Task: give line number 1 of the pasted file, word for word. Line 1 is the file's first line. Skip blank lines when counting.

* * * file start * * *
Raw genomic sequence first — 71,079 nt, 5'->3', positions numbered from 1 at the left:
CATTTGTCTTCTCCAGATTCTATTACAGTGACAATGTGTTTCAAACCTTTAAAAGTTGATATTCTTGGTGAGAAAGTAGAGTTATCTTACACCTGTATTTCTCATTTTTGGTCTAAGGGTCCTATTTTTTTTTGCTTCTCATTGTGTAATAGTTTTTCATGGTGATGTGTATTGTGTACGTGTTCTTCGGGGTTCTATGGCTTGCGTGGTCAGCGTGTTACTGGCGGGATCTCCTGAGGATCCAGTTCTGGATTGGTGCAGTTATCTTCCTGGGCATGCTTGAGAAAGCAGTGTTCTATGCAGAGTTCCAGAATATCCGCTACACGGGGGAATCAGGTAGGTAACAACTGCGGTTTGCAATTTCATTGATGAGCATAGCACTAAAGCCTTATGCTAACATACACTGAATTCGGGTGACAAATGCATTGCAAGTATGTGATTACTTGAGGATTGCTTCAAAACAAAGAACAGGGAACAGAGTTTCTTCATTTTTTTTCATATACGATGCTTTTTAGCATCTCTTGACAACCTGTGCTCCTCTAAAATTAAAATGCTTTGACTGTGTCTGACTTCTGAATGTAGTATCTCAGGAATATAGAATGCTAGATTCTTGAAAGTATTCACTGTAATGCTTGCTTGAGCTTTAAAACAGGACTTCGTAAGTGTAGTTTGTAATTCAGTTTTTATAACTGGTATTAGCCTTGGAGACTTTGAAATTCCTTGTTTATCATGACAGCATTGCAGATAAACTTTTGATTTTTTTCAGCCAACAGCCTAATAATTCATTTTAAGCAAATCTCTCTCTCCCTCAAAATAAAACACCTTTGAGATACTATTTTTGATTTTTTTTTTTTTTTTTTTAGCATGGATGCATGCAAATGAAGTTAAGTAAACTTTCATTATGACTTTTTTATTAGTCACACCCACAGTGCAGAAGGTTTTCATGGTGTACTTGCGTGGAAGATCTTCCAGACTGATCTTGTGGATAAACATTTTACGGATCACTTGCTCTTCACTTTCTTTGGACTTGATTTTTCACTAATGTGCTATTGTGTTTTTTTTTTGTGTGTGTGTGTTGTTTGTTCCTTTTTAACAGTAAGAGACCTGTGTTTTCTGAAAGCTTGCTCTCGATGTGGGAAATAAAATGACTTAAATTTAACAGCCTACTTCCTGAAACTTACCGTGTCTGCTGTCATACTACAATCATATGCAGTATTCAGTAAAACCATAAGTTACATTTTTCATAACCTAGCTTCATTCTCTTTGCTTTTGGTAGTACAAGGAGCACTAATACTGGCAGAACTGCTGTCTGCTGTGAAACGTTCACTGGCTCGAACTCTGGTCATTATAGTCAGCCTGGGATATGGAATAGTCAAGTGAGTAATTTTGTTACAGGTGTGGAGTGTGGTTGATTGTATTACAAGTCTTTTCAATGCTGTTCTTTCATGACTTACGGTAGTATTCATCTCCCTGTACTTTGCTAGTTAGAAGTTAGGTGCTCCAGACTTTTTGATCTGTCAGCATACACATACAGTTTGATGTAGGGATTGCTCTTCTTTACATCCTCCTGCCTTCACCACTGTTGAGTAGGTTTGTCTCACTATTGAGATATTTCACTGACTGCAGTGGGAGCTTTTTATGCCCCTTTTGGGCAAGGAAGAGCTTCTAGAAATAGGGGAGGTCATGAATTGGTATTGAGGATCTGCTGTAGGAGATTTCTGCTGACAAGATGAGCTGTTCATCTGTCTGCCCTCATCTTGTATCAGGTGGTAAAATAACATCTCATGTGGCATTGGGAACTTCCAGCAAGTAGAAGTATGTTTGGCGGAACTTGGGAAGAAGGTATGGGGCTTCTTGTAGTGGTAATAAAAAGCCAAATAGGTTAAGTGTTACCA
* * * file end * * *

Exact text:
Raw genomic sequence first — 71,079 nt, 5'->3', positions numbered from 1 at the left: